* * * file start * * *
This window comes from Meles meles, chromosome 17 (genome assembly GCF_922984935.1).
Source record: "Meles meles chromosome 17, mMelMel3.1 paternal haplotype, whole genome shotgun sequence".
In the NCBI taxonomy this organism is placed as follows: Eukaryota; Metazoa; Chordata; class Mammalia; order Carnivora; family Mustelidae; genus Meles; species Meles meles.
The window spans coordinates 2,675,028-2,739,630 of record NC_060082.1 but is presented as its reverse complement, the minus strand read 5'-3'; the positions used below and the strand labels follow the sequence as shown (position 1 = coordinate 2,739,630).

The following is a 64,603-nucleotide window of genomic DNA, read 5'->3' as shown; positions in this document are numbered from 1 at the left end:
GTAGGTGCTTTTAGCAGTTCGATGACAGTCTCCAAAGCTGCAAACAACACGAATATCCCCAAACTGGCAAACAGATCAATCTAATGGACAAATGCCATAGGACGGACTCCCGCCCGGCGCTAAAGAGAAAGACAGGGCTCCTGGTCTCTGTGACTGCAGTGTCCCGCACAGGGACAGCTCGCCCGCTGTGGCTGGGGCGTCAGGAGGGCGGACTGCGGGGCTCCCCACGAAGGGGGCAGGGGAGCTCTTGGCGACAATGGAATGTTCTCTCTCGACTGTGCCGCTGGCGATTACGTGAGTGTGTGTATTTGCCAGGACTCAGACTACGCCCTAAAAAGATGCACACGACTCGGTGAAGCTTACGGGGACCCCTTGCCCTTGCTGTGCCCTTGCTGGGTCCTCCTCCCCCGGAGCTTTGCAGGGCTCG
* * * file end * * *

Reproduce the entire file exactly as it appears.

This window comes from Meles meles, chromosome 17 (genome assembly GCF_922984935.1).
Source record: "Meles meles chromosome 17, mMelMel3.1 paternal haplotype, whole genome shotgun sequence".
In the NCBI taxonomy this organism is placed as follows: Eukaryota; Metazoa; Chordata; class Mammalia; order Carnivora; family Mustelidae; genus Meles; species Meles meles.
The window spans coordinates 2,675,028-2,739,630 of record NC_060082.1 but is presented as its reverse complement, the minus strand read 5'-3'; the positions used below and the strand labels follow the sequence as shown (position 1 = coordinate 2,739,630).

The following is a 64,603-nucleotide window of genomic DNA, read 5'->3' as shown; positions in this document are numbered from 1 at the left end:
GTAGGTGCTTTTAGCAGTTCGATGACAGTCTCCAAAGCTGCAAACAACACGAATATCCCCAAACTGGCAAACAGATCAATCTAATGGACAAATGCCATAGGACGGACTCCCGCCCGGCGCTAAAGAGAAAGACAGGGCTCCTGGTCTCTGTGACTGCAGTGTCCCGCACAGGGACAGCTCGCCCGCTGTGGCTGGGGCGTCAGGAGGGCGGACTGCGGGGCTCCCCACGAAGGGGGCAGGGGAGCTCTTGGCGACAATGGAATGTTCTCTCTCGACTGTGCCGCTGGCGATTACGTGAGTGTGTGTATTTGCCAGGACTCAGACTACGCCCTAAAAAGATGCACACGACTCGGTGAAGCTTACGGGGACCCCTTGCCCTTGCTGTGCCCTTGCTGGGTCCTCCTCCCCCGGAGCTTTGCAGGGCTCG